I want to focus particularly on one phrase that is said often about monks which is that they are “earthly angels”. This simply means that every monk is an angel. So what does the word angel mean and why is a monk compared to an angel.
The 1st thing about an angel is that he is a spiritual creation or spirit, in fact more spirit than spiritual. David the psalmist says “Who makes his angels spirits, His ministers a flame of fire” (Psalm 104:4). So if we take the monk as angel he must live like a spirit, far away from the body and its carnal desires.
So how does the monk live like an angel?
Simply it is the refusal of all the carnal pleasures of the body and the refusal of any physical pleasure. St Macarius of Alexandria, when he visited the monasteries of St Pachomious father of community took a very strict fast upon himself to the extent that the fellow monks became troubled and went to St Pachomious telling him that St Macarius had no Body and did not live in a way that showed that he had a body. It’s documented that St Macarius would eat once a week only. My friends the angels don’t eat! The more a man abstains from food the more his spirit has a chance to flourish and grow. Fr. Abd el-massih el Habishy from memory used to look and walk in the deserts like a gazelle, he was light and fast on his feet.
Further the monk is an angel in the sense that they deprive their body from sleep and don’t give it the chance to rest. The Lord says “The spirit is willing but the body is weak”. We even see that the church in its wisdom helps the monk in this by placing the midnight prayer and its three services as well as the Tasbeha as meaningful tools to stay awake. In-fact one can assume that the monk who doesn’t attend these prayers is sleeping, which means he is giving the body rest which isn’t the monastic way, unless of course the monk has a spiritual plan with his confession father.
The monks that stay up all night praying are definitely symbolic of the angels, but the monk who sleeps falls under the power of the body allowing it to conquer him in food, rest, purity and chastity. This definitely is not the monastic way.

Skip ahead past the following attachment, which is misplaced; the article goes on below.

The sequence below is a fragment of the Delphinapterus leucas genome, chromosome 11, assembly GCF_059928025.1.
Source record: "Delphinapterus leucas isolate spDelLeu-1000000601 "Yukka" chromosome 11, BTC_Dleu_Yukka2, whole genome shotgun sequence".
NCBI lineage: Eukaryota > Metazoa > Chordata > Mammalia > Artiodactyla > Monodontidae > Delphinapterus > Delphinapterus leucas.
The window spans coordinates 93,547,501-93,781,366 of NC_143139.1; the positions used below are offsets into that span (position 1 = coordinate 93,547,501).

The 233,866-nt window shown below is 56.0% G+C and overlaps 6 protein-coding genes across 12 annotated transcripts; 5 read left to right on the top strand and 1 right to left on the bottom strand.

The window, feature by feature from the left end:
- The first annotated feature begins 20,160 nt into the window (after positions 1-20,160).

The angelic monk is the one who works his body in such a way that he can do no more. The ancient fathers used to crucify their bodies as we see in the Paradise of the Fathers. We can take for example St Symeon or Luke the Stylite who used to live on a pillar and torture their body in ways that are unimaginable. The angelic monk’s body becomes a slave to him and to his spirit. This is what it means to be an angel; it means to be a spirit, living like a spirit. It is important that each one of us ask themselves whether or not they are living in a way that makes their body rise over their spirit.
A great saint who really exhausted his body was St Paul of Tamouh, who from the amount of labour he used to do, he was visited by Christ himself who said, “Enough toil my beloved Paul” to which St Paul of Tamouh replied “the toil that I go through is nothing compared to the pain which you go through for me”. It would be wonderful if we could study the fathers and see how they struggled against the desires of the body.
In fact St John the short was once asked, “What is Monasticism?” to which he replied “it is struggle”. However the fathers who were more compassionate used to say that it was struggling according to your capabilities.
So let us ask ourselves in everything we do. If I was an angel would the angel do what I am doing? Or does my guardian angel get embarrassed and ashamed of my actions?